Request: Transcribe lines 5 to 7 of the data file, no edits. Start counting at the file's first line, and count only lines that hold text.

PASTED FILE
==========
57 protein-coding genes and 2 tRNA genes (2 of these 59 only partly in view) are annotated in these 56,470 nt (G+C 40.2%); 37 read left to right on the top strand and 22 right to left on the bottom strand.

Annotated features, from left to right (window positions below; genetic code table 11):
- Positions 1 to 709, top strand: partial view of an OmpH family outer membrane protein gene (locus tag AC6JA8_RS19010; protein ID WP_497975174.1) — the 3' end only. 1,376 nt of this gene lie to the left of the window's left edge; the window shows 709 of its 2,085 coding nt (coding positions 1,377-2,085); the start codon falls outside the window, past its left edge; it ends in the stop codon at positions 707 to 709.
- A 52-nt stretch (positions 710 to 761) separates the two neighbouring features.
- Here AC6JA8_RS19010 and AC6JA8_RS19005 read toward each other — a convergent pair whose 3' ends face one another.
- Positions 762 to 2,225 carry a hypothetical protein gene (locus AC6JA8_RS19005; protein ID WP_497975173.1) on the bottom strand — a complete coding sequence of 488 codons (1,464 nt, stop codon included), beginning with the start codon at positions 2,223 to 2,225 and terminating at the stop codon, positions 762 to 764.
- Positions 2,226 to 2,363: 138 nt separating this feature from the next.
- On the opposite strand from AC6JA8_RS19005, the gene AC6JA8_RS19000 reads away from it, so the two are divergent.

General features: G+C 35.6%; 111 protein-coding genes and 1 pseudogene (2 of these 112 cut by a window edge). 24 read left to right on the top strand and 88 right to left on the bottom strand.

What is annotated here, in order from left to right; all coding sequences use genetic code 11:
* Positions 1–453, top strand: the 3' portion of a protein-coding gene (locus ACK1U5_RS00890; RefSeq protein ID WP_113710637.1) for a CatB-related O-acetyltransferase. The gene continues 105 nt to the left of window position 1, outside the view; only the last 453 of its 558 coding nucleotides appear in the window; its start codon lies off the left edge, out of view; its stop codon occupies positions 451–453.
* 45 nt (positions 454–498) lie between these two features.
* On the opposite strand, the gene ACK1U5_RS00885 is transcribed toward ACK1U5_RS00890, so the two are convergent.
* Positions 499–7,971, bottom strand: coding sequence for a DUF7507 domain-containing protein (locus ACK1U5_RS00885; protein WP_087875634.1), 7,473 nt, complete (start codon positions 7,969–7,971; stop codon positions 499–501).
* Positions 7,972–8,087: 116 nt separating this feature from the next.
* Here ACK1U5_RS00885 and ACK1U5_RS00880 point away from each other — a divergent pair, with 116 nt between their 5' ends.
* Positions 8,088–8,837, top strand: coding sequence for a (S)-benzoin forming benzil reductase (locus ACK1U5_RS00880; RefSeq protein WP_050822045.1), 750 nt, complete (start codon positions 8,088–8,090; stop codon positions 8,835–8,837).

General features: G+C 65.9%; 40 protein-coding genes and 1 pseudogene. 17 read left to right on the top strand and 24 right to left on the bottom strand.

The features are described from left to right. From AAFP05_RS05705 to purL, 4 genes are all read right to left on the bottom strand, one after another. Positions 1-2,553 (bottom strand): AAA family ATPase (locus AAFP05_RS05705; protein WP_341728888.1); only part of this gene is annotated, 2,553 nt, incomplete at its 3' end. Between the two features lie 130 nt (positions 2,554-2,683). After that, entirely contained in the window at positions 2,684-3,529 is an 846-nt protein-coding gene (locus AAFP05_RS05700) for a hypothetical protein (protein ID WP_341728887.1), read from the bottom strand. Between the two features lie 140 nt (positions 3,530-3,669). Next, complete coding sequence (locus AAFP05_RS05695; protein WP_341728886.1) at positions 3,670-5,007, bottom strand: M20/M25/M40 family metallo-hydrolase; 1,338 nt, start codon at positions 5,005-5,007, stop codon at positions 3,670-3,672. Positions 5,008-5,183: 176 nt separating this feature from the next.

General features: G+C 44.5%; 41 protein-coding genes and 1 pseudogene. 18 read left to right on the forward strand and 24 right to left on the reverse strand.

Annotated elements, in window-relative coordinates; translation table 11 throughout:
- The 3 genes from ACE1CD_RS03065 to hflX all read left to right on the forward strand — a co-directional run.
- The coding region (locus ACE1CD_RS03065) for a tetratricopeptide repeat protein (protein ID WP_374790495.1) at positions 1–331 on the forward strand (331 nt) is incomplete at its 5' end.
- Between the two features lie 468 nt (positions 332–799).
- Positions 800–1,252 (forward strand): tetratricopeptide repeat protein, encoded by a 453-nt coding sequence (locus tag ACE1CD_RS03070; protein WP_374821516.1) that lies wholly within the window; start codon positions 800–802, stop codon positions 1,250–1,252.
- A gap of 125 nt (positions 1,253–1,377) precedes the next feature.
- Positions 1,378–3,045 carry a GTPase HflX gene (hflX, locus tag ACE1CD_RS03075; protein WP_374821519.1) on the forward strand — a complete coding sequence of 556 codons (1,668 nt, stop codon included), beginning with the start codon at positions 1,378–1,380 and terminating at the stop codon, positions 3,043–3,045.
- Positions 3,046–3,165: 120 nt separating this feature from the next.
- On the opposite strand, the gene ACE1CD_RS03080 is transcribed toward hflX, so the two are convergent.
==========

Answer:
- Here AC6JA8_RS19010 and AC6JA8_RS19005 read toward each other — a convergent pair whose 3' ends face one another.
- Positions 762 to 2,225 carry a hypothetical protein gene (locus AC6JA8_RS19005; protein ID WP_497975173.1) on the bottom strand — a complete coding sequence of 488 codons (1,464 nt, stop codon included), beginning with the start codon at positions 2,223 to 2,225 and terminating at the stop codon, positions 762 to 764.
- Positions 2,226 to 2,363: 138 nt separating this feature from the next.